As we approached the memorial, we saw a lady standing in front of the stairs, a little stick thrust into the bush blocking the way with a little stop sign on it. She stopped each person before they entered and lectured them on the solemnity of the memorial, reminded them not to take any pictures, and telling them not to touch anything.
When it was our turn, she told us that Evie shouldn’t go in. She made us go read the information on the side (which told us nothing we didn’t already know) and told us, after reading it, we could decide if she could go in or not. This of course caused us to reconsider going in. This was about concentration camps after all, maybe there were graphic pictures or something. So we agreed that I would go check it out first, and if it was okay, everyone else would come in.
Here’s the thing: there was nothing graphic in any way. The lady was just concerned whether or not Evie would be solemn enough for her liking. There really was almost nothing to see down there at all. It was just a little stone room with a bunch of writing in French on the walls (they did use a cool font, I will give them that). Anything of interest was behind big, locked gates, including the hallway with the 200,000 crystals! So like, the entire point of the memorial was blocked off, and you had to peek between bars to see it. And why did they close it for lunch, if there was nothing to see or touch or anything?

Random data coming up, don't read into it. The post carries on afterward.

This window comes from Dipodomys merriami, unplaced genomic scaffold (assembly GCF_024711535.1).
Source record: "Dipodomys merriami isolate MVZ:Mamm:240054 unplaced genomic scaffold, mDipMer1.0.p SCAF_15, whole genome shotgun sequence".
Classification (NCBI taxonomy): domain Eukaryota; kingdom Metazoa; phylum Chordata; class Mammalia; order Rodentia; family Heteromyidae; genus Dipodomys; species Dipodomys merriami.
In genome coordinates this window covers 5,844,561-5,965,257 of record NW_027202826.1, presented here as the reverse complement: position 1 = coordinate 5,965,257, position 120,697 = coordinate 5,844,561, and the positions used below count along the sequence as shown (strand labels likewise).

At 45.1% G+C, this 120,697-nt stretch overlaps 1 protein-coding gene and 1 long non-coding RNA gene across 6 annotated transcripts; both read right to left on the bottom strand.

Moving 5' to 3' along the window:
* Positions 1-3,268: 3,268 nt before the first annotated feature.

Well, because the gate keeper couldn’t be there to lecture you and make sure you were solemn enough. I’m sure her head is in the right place. She wants to make sure it is treated reverently. The problem is that, who says her way is the only way to enjoy it? We weren’t there to make trouble or to disrespect anything. So, in trying to make sure the monument is enjoyed “properly”, she ends up making sure nobody enjoys it at all, and misses a great opportunity to educate people (and kids!) about what the whole point of the memorial is.